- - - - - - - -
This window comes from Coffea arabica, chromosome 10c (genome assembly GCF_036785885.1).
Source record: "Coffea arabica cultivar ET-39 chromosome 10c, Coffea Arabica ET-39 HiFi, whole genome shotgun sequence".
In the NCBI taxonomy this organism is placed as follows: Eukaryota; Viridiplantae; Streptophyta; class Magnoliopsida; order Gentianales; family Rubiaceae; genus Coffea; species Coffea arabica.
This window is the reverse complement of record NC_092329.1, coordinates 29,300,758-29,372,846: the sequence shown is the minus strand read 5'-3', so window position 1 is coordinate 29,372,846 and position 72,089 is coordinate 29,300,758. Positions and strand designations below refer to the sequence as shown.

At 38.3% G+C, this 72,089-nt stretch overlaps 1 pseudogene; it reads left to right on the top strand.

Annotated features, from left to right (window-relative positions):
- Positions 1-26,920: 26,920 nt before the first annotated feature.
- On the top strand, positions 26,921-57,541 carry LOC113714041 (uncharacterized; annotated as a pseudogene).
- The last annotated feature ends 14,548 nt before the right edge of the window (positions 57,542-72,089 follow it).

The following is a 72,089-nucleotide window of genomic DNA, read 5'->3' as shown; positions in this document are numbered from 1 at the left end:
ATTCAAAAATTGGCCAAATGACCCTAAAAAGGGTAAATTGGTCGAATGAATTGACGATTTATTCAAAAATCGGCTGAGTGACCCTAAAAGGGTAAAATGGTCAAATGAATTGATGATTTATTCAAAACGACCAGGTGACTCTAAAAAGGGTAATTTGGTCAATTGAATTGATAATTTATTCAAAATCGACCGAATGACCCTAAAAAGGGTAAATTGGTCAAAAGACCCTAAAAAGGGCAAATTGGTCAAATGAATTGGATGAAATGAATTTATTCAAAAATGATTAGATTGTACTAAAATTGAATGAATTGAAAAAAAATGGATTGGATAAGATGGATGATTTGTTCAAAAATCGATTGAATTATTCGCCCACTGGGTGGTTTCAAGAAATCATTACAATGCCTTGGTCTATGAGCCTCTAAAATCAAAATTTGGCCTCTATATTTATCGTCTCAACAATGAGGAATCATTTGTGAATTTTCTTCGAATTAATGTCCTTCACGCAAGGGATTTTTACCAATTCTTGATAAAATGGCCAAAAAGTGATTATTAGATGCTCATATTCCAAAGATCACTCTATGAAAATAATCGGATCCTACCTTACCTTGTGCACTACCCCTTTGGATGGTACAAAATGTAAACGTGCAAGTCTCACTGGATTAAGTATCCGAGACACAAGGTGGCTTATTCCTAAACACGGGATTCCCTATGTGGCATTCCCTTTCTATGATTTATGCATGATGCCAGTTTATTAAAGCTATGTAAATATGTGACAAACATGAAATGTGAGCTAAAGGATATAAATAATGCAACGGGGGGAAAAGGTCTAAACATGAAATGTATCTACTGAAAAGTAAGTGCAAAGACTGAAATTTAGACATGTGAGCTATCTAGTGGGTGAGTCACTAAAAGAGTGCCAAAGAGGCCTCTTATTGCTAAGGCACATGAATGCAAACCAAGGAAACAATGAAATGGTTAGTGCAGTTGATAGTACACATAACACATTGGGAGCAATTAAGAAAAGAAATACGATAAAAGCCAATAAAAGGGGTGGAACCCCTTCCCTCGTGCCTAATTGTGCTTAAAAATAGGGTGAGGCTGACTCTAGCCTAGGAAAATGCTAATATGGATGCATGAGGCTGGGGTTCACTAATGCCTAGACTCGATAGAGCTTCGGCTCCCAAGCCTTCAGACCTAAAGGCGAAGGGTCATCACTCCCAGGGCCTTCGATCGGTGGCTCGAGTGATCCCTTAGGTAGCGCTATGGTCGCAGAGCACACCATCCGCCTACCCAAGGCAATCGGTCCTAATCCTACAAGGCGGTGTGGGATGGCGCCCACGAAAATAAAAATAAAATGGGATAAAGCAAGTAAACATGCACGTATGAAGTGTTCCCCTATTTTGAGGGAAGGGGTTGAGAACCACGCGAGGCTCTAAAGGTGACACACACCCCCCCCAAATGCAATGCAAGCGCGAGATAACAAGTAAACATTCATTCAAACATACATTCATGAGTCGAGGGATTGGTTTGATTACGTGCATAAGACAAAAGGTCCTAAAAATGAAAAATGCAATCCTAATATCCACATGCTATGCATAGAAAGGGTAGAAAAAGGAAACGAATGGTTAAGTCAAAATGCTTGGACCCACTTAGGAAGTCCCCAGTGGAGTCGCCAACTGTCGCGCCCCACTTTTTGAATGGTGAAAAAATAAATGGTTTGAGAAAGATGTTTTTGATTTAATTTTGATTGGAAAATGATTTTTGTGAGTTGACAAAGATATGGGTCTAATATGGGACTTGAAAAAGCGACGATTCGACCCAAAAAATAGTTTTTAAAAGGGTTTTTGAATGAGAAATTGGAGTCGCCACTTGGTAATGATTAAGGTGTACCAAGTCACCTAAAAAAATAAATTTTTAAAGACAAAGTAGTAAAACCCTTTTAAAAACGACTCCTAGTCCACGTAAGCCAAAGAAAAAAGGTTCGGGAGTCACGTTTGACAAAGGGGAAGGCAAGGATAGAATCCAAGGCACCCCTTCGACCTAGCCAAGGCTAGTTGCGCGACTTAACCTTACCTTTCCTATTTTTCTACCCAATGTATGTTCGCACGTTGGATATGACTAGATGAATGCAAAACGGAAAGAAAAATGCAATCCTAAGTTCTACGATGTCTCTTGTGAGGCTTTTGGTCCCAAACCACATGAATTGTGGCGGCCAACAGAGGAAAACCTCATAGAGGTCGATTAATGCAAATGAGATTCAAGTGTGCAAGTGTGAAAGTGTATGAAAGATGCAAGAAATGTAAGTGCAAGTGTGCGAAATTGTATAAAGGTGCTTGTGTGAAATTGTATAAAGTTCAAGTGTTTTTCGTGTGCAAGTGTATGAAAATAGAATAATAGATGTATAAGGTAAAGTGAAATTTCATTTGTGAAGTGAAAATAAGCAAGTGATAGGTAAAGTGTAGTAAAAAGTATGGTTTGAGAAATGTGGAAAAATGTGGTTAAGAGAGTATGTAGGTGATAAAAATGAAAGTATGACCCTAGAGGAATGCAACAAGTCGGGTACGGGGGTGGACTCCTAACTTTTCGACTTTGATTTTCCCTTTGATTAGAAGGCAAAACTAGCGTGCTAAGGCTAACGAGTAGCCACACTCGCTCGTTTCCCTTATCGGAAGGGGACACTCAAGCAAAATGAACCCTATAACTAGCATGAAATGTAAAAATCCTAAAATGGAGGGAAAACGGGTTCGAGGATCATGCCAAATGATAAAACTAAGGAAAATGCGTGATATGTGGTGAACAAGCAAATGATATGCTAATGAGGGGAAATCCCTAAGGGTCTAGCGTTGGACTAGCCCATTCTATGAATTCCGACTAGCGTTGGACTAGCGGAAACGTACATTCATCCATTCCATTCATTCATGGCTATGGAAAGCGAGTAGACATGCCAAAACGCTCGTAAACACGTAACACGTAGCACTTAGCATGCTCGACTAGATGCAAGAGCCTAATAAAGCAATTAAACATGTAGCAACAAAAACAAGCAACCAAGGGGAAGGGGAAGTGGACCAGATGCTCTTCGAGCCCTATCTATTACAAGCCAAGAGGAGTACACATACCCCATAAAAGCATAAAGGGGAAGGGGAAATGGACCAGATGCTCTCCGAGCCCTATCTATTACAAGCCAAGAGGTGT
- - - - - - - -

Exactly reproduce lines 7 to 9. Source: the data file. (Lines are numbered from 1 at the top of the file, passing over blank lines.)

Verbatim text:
- Positions 1-26,920: 26,920 nt before the first annotated feature.
- On the top strand, positions 26,921-57,541 carry LOC113714041 (uncharacterized; annotated as a pseudogene).
- The last annotated feature ends 14,548 nt before the right edge of the window (positions 57,542-72,089 follow it).